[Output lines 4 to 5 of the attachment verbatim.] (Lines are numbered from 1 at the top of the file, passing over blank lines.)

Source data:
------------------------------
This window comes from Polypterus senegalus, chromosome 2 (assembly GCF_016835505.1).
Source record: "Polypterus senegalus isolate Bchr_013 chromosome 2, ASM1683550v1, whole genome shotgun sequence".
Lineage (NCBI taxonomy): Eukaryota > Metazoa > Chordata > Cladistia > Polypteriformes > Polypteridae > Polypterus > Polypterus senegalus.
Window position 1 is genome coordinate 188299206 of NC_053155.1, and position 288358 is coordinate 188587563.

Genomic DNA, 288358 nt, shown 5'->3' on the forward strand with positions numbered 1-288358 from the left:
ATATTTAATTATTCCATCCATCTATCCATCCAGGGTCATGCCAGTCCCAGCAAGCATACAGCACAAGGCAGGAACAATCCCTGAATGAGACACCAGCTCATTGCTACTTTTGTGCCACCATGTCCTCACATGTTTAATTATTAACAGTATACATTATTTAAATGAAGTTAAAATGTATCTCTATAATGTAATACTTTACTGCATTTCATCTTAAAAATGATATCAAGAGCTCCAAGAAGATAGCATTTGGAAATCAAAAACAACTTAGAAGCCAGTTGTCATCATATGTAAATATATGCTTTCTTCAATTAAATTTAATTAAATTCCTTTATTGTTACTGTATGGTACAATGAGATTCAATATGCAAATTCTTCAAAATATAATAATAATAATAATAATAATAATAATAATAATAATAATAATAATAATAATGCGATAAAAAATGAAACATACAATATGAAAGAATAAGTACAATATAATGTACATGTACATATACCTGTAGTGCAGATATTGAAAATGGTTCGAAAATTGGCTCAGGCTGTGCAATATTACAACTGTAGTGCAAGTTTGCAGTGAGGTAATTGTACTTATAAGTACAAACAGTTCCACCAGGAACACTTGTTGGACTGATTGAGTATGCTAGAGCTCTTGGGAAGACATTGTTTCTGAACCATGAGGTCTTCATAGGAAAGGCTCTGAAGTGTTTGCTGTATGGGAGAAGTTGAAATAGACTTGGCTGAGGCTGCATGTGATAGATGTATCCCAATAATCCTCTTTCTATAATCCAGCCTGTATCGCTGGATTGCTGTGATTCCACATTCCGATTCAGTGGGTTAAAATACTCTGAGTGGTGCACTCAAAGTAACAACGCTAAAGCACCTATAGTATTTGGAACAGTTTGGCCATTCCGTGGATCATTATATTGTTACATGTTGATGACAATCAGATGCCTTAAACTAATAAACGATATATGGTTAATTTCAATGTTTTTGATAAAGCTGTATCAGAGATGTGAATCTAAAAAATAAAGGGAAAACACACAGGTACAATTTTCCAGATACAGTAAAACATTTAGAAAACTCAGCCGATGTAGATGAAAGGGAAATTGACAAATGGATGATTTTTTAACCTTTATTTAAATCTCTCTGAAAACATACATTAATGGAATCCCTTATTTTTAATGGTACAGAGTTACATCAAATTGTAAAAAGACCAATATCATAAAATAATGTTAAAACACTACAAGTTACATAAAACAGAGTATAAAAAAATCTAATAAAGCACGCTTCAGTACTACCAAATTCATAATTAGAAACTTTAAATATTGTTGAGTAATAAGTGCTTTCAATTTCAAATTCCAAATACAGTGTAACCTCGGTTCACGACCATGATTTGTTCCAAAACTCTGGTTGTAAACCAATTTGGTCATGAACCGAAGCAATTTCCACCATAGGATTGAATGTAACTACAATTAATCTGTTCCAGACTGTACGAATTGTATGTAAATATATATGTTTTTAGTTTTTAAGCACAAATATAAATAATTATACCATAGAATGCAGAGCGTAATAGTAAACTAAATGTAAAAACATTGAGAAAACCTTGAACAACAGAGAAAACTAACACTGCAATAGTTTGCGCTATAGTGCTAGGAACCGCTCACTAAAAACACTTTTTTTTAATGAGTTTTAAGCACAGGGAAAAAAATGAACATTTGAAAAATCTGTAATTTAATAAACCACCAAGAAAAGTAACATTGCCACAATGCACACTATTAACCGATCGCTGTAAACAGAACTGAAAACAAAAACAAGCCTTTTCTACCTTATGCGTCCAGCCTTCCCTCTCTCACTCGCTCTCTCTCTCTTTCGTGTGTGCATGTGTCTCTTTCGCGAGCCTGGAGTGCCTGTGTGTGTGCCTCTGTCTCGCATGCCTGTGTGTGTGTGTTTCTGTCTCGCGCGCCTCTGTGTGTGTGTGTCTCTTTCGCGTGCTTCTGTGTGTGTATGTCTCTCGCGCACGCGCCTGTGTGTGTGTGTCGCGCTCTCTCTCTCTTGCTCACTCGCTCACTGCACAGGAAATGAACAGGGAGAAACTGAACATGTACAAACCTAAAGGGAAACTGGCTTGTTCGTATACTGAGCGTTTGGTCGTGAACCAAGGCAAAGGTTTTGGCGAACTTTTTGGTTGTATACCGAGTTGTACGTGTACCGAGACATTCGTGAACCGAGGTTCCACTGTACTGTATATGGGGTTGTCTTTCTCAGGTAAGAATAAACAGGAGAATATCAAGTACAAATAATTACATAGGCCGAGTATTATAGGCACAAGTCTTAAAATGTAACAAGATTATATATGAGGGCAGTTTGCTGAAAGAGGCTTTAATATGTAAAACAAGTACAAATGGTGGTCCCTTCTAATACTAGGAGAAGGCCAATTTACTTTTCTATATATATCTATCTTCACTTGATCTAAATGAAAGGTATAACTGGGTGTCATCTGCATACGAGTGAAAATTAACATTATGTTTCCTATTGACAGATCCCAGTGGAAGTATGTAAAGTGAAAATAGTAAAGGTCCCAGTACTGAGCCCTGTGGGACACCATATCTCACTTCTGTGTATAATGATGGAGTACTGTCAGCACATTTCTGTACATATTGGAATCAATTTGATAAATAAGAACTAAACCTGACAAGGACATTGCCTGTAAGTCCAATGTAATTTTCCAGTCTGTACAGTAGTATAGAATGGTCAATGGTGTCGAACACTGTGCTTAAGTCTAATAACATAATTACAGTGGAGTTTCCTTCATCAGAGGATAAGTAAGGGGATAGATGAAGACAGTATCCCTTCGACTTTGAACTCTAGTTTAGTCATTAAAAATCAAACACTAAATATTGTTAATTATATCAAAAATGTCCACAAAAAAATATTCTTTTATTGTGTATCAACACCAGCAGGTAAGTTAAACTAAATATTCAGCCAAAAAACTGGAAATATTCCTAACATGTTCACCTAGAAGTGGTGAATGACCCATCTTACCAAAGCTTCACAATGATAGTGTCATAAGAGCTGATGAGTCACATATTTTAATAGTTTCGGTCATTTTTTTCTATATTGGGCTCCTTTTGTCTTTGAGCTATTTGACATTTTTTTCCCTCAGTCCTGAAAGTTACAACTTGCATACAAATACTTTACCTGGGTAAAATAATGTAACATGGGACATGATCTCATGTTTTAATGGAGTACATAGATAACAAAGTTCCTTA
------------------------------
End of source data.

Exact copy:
Window position 1 is genome coordinate 188299206 of NC_053155.1, and position 288358 is coordinate 188587563.

Genomic DNA, 288358 nt, shown 5'->3' on the forward strand with positions numbered 1-288358 from the left: